7. Kass, J. M. 沖縄アリ群集の時間変動/種の相互作用を種の分布モデルに配慮する方法 (Temporal variability of Okinawan ant communities / Methods to consider biotic interactions in species distribution models). 横浜国立大学大学院環境情報研究院森章研究室公開セミナー (Yokohama National University Graduate School of Environment and Information Sciences, Akira Mori Research Lab Public Seminar). July 20 (2021).
  8. Kass, J. M. Introduction to SDMs: theory and practice in R: Model evaluation. Sapienza University, Rome, Italy (virtual). June 10 (2021). Organized by Robert Muscarella.
  9. Kass J. M., Donohue, I., Economo, E. P. 土地被覆と季節性が特徴づける沖縄アリ群集の時間変動 (Characterizing the temporal variability of Okinawan ant communities using land cover and seasonality). Ecological Society of Japan 68th Annual Meeting (virtual). March 17 – 21 (2021).
  10. Casadei-Ferreira, A., Camacho, G.P., Franco, W., Lattke, J.E., Feitosa, R.M., Economo, E.P. Evolution of the sting in Ectaheteromorph ants. Hymathon 2021 Virtual Symposium (Online). May 7 (2021).
  11. Casadei-Ferreira, A. A series of fortunate events: the morphological variation of the ant genus Pheidole. Entomological Society of America Annual Meeting (Online). (2021).
  12. Casadei-Ferreira, A., Camacho, G.P., Franco, W., Lattke, J.E., Feitosa, R.M., Economo, E.P. Sting shape variation and its functional implications in Ectaheteromorphs ants. SICB+ (Online). January  (2022).
  13. Casadei-Ferreira, A., Camacho, G.P., Franco, W., Lattke, J.E., Feitosa, R.M., Economo, E.P. Evolution of the stinging apparatus in ants. The 69th Annual Meeting of the Ecological Society of Japan (ESJ69) (Online). March 15 (2022).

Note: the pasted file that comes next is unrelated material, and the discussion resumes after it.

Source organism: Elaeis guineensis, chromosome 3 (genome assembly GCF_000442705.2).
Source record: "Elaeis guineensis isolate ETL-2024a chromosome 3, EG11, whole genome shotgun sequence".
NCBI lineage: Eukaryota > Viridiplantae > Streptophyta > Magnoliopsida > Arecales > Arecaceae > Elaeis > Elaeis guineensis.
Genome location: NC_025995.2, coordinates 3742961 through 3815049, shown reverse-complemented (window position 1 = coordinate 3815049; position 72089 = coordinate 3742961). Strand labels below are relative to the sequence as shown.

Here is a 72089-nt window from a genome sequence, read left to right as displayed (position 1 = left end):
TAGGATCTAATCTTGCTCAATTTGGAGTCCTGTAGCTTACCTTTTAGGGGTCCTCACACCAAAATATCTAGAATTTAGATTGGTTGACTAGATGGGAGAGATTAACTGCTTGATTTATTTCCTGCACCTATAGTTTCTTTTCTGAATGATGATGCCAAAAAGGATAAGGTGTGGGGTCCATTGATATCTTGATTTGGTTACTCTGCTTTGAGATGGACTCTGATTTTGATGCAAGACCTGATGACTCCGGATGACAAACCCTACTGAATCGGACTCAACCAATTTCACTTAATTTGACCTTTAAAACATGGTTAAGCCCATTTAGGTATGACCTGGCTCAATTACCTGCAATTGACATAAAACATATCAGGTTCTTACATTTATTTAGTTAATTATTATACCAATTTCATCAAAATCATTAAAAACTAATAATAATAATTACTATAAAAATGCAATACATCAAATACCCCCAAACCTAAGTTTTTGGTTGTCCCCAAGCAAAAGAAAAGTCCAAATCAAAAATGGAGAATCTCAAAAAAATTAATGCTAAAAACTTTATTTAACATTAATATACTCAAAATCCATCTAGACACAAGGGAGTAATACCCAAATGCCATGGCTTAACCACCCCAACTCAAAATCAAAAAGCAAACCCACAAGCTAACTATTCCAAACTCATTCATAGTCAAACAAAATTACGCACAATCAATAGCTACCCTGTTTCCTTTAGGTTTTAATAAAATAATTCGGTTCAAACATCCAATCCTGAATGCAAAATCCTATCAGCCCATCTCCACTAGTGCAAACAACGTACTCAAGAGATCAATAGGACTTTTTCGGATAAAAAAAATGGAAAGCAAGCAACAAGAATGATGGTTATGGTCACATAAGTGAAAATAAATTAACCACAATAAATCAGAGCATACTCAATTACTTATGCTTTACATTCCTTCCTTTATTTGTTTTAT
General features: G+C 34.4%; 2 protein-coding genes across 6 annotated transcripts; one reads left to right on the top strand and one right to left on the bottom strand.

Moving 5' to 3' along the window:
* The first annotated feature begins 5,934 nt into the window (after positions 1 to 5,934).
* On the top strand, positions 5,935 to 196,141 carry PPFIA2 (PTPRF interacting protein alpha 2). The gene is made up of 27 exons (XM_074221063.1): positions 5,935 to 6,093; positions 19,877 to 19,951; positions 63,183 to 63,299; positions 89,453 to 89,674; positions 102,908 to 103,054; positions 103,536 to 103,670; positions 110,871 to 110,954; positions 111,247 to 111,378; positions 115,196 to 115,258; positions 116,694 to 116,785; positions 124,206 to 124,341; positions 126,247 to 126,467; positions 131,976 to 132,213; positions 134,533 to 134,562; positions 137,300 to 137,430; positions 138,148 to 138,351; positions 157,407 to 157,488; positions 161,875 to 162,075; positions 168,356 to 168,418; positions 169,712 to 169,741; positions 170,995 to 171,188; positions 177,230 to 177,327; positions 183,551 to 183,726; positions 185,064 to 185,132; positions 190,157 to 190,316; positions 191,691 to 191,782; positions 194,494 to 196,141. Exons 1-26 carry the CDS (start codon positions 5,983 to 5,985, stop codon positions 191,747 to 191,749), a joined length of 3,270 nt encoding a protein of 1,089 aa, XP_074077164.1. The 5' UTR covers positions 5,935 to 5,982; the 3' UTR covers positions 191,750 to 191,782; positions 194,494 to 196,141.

14. Aibekova, L. The evolution of forward jumping ants. EU-IUSSI 2021 Online Symposium series.
  15. Aibekova, L., Keller, R.A., Katzke, J., Narendra, A., Hita Garcia, F., Economo, E.P. The Evolution of Forward Leaping in Ants. SICB+ Virtual 2022, Poster
  16. Katzke, J., Economo, E.P. A limited number of convergently evolved ecomorphs underlie the morphological diversity of ant mandible shapes. SICB+ Virtual 2022 (Online).
  17. Katzke, J. Procedural Diversity: Analysis and visualization of ant mandibles over the course of four years. 3rd Young Researcher Meeting Morphology (Online). (2022).
  18. Gautam, S., McKenzie, S., Yoshida, T., Katzke, J., Hita Garcia, F., Yamamoto, S., Economo, E.P. Evolution of odorant receptor number across major Hymenopteran lineages. SICB+ Virtual 2022 (Online).
  19. Gautam, S., McKenzie, S., Yoshida, T., Katzke, J., Hita Garcia, F., Yamamoto, S., Economo, E.P. Unraveling the evolution of odorant receptor number across social and non-social Hymenoptera. invited talk, The 2nd AsiaEvo Conference, Tokyo Metropolitan University, Japan, August 16-19, 2021